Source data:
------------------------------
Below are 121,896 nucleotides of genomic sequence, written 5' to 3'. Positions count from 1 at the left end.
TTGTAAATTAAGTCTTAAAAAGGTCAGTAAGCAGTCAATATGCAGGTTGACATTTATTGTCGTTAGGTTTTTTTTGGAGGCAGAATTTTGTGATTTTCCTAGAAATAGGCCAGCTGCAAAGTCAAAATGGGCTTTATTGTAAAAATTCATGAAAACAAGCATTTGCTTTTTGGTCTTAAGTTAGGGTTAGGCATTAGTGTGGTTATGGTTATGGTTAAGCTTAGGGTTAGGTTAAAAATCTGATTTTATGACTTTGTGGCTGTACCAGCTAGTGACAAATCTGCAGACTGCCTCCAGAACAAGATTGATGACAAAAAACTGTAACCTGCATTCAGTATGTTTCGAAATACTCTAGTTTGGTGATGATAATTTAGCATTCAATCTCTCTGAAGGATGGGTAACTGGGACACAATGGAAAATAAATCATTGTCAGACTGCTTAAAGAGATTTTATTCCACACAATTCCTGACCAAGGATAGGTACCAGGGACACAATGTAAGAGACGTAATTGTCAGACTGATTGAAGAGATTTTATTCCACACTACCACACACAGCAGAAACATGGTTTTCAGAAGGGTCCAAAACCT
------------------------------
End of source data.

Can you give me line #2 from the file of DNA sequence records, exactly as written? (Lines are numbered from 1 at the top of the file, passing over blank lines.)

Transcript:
TTGTAAATTAAGTCTTAAAAAGGTCAGTAAGCAGTCAATATGCAGGTTGACATTTATTGTCGTTAGGTTTTTTTTGGAGGCAGAATTTTGTGATTTTCCTAGAAATAGGCCAGCTGCAAAGTCAAAATGGGCTTTATTGTAAAAATTCATGAAAACAAGCATTTGCTTTTTGGTCTTAAGTTAGGGTTAGGCATTAGTGTGGTTATGGTTATGGTTAAGCTTAGGGTTAGGTTAAAAATCTGATTTTATGACTTTGTGGCTGTACCAGCTAGTGACAAATCTGCAGACTGCCTCCAGAACAAGATTGATGACAAAAAACTGTAACCTGCATTCAGTATGTTTCGAAATACTCTAGTTTGGTGATGATAATTTAGCATTCAATCTCTCTGAAGGATGGGTAACTGGGACACAATGGAAAATAAATCATTGTCAGACTGCTTAAAGAGATTTTATTCCACACAATTCCTGACCAAGGATAGGTACCAGGGACACAATGTAAGAGACGTAATTGTCAGACTGATTGAAGAGATTTTATTCCACACTACCACACACAGCAGAAACATGGTTTTCAGAAGGGTCCAAAACCT